Hello Internet. I'm at Matt Haas… this is Awesome
Wood Things. I recently purchased this very large and very scary one inch
roundover bit. You cannot use something this size freehand so I needed a router
table. Rather than buy a very expensive router table and they are very expensive,
I built my own on the cheap now just Now just because this didn't cost much doesn't
mean it isn't accurate and it doesn't mean it isn't safe. It will not tip over,
it will not move when you're using it you can clamp it to the desk and it is
dead level and this Kreg router plate is dialed in perfectly… the wood will not
get hung up when you're moving it past the router bit. Stick around I'll show
you how to make this yourself.
I start with a piece of 3/4 inch MDF. This
material is incredibly flat. I also cut down to size a quarter inch piece of MDF
with white laminate already on one side. These two pieces will make the surface
of the router table and here I'm applying some contact cement. You'll apply this to both sides and let it dry completely and the instructions
say to go around the outside an additional time. Here's how you apply the
two pieces… you have to put those sticks in the way because they will bond
Downward pressure is all it takes. I deliberately cut that top piece
larger because when you apply those two surfaces you don't get a second chance. A router with a flush trim bit cleans everything up really nicely. This 2 x 3
lumber is from my neighbor's shed he let me have whatever I wanted I ripped a
whole bunch of nails out and as you can see they are warped and bowed so I
decided to clean them up. Now two surfaces are at 90 degrees and you can
see just how bad it's off. The table saw does the rest of the work …
And now I've got clean-looking lumber
totally optional but I wanted to do it that way. Here's the router plate.
I bought the version where you drill your own holes to attach the router. I
won't do that on camera just follow the instructions is pretty easy. Here, I'm
making a template because I'm going to use the router next…
That's right, you
have to use a router to make a router table… ha ha. The goal here is to remove just a
little more material than the thickness of the router plate the router bit I'm
using has a bearing that rides along the template. What I'm making here is a ledge
so that center piece will be cut away just revealing the lip around the inside. Here I'm preparing to use the jigsaw and
I'll just remove that centerpiece…
Kind of overshot it there the first time but
that's okay. Centerpiece comes out… and there's that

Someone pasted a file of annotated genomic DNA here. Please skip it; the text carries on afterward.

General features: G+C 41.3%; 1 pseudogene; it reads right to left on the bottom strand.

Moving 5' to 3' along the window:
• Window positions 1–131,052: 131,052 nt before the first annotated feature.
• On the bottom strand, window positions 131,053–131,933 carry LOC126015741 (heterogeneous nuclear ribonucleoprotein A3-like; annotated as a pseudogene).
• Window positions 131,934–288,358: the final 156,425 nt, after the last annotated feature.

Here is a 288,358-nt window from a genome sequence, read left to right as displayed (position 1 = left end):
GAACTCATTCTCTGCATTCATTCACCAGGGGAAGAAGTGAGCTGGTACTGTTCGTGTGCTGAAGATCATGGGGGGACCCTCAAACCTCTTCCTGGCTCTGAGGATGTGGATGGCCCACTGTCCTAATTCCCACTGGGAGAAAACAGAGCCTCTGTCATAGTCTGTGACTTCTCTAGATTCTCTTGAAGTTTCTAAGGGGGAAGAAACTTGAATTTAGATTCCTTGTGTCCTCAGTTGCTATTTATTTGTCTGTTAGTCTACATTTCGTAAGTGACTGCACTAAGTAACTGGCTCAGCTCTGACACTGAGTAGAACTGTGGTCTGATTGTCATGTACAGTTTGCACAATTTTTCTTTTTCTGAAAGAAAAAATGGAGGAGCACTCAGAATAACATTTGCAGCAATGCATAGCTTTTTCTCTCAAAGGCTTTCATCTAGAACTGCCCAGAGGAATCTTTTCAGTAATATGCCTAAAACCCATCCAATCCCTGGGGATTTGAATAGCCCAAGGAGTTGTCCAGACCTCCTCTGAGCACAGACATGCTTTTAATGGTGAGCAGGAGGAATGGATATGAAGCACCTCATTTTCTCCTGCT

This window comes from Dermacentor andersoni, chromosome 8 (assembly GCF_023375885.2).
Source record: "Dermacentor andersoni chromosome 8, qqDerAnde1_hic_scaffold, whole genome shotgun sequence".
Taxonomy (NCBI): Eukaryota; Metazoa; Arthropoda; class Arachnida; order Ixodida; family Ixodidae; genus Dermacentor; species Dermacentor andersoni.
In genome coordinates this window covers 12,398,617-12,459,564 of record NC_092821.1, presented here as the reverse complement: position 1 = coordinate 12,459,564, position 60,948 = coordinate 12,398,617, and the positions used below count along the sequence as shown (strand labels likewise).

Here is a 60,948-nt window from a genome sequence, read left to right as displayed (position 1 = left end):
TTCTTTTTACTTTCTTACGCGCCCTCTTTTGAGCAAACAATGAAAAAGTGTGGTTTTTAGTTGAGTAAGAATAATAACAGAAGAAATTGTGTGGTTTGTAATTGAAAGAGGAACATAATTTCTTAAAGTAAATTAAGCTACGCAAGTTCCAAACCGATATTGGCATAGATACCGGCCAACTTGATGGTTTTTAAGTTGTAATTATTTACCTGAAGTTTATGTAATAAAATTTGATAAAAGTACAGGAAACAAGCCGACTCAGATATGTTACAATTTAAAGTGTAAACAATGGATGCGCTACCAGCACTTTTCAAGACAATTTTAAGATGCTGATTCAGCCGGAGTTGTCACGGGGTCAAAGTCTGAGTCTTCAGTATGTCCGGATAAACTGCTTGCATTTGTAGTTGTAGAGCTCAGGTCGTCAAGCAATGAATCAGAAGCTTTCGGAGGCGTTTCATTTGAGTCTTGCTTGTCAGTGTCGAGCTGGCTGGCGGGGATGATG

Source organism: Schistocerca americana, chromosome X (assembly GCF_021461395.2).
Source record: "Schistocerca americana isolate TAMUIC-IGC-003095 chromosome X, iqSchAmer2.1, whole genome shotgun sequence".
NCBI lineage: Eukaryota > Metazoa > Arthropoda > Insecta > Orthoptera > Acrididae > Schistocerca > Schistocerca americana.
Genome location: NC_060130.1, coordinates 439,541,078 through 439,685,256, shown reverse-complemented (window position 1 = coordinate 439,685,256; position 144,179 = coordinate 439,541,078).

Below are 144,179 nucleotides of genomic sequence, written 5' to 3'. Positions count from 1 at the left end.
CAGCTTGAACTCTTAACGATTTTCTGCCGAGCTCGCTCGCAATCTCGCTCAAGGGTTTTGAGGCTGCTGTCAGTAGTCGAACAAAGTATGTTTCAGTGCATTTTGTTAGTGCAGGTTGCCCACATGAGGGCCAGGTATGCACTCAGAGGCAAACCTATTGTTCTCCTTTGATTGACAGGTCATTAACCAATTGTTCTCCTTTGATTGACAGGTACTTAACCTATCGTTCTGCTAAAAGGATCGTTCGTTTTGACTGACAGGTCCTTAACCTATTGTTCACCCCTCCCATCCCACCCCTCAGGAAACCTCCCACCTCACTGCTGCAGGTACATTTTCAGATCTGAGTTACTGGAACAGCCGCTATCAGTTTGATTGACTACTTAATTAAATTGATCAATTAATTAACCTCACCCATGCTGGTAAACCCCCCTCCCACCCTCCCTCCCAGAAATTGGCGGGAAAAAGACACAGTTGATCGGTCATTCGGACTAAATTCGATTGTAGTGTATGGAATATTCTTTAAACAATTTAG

ledge… fits in there pretty good. I added some screws so you can dial in
the height of the router plate and get it perfect with the table surface. Oh
yeah… perfect! These pieces of plywood will give
additional strength to the router plate ensuring it stays exactly where it's
supposed to… each corner of the router plate is attached to the table surface
with screws and you can see the screw holes are way too close to the edge I
wanted more material for the bolt to grab onto. The glue is probably not
necessary but I used it anyway and then I drill out the holes and this is now
ready for the router plate to be installed.
… but first I work on a frame for the
tabletop. Here I'm drilling some holes for some screws and my screws were a
little too short so that's why I use the Forstner bit just to get them a little
bit deeper. Add glue to one side… I clamp it good and then I drive the screws. This
will add extra rigidity making sure the table surface stays dead flat… forever!
The legs are cut at a 5 degree angle and I use two powerful magnets to mark the
location to make sure they're all the same size and then it's on to attaching
the legs. I drill some holes add some wood glue and attach them with screws. I had this laying around my shop I had
glued two pieces of plywood together for a different project that I decided not to
make and thought they'd be great for the feet. They're a little bit longer than
the legs on purpose that will prevent the table from tipping over and they're
meant to be clamped to a table surface.
Here's how the router plate gets
installed and the final step is to add additional support beams to give the
table surface additional rigidity. and it's done!
I just love building indestructible accurate items that will last forever!
Please give this video a like! I strongly recommend using a power strip to turn
the router on and off… mount it on the legs facing away from the front so you
don't accidentally turn on the router the fence will be a large piece of scrap
lumber that's been milled flat I know that looks ugly but rest assured it is
very accurate just clamp it to the table. Some optional things you might want to
do is add a t-track to the table surface so you can use feather boards.
This table will do 90% of everything I need done on a router table, however, I
will one day purchase the floor standing Kreg router table it has a better fence
system with some features that I will occasionally use I plan to have both
these tables in use in my shop the one I made will probably be a pattern routing
This table it will last a lifetime and be super accurate the entire time.